Huffington Post and Time magazine released stories this week with near-identical headlines: College Plagiarism Reaches All Time High: Pew Study (HuffPo) and Survey: College Plagiarism Is at an All-Time High (Time). But neither the study the two articles cite nor the press release that accompanies it makes that claim.
What the study does say is that fifty-five percent of American college and university presidents, when asked, estimated that plagiarism has risen in the last decade. (Forty percent say it’s stayed the same, two percent said it’d fallen, and thirteen percent had no opinion.) They weren’t asked, and they didn’t offer, their opinions on how this generation of students compares to earlier ones.
A 55-42 split is nothing huge, by the way. And there’s also reason to be skeptical about how informed college presidents are about rates of plagiarism. Even if reports of cheating have risen — and again, we don’t know that they have — that could reflect changes in professors’ tolerance, advances in policing of the practice, or simply the ease with which clumsily cut-and-pasted passages from online sources can be detected.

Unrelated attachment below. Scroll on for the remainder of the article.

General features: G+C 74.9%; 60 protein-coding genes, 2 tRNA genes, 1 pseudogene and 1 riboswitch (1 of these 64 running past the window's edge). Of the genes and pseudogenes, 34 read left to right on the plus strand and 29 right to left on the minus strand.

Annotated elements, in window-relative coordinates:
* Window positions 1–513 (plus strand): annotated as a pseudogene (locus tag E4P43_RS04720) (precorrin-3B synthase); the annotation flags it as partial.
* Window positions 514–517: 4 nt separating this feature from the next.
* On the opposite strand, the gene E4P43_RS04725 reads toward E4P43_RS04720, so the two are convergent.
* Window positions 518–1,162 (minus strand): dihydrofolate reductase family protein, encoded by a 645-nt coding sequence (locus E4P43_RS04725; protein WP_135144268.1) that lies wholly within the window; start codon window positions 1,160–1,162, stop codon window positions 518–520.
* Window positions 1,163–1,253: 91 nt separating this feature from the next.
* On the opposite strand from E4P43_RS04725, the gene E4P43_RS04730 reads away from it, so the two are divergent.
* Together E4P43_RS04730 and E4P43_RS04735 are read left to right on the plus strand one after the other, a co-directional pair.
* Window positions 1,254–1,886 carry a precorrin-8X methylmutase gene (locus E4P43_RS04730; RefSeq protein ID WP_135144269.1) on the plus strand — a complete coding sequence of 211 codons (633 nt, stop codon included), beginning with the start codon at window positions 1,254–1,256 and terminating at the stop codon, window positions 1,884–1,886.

If you ask a group of senior faculty and administrators whether students are better (smarter, more committed, more ethical, whatever) than they were in years gone buy, you’re rarely going to get a positive answer. So this survey is, in the absence of actual supporting data, pretty close to meaningless. But even setting that aside, the story and its coverage bear almost no relationship to each other.
Which leads one to an uncomfortable question. If the survey made no reference to plagiarism reaching an “all-time high,” and two different headline-writers at two different news organizations both used at that same phrase to characterize it …
Is someone at Time or HuffPo plagiarizing stories about plagiarism?
Update | Time’s story went up yesterday, the Huffington Post’s this afternoon, so if there’s any plagiarism going on here, it would appear that Time isn’t the culprit.
What say you, HuffPo?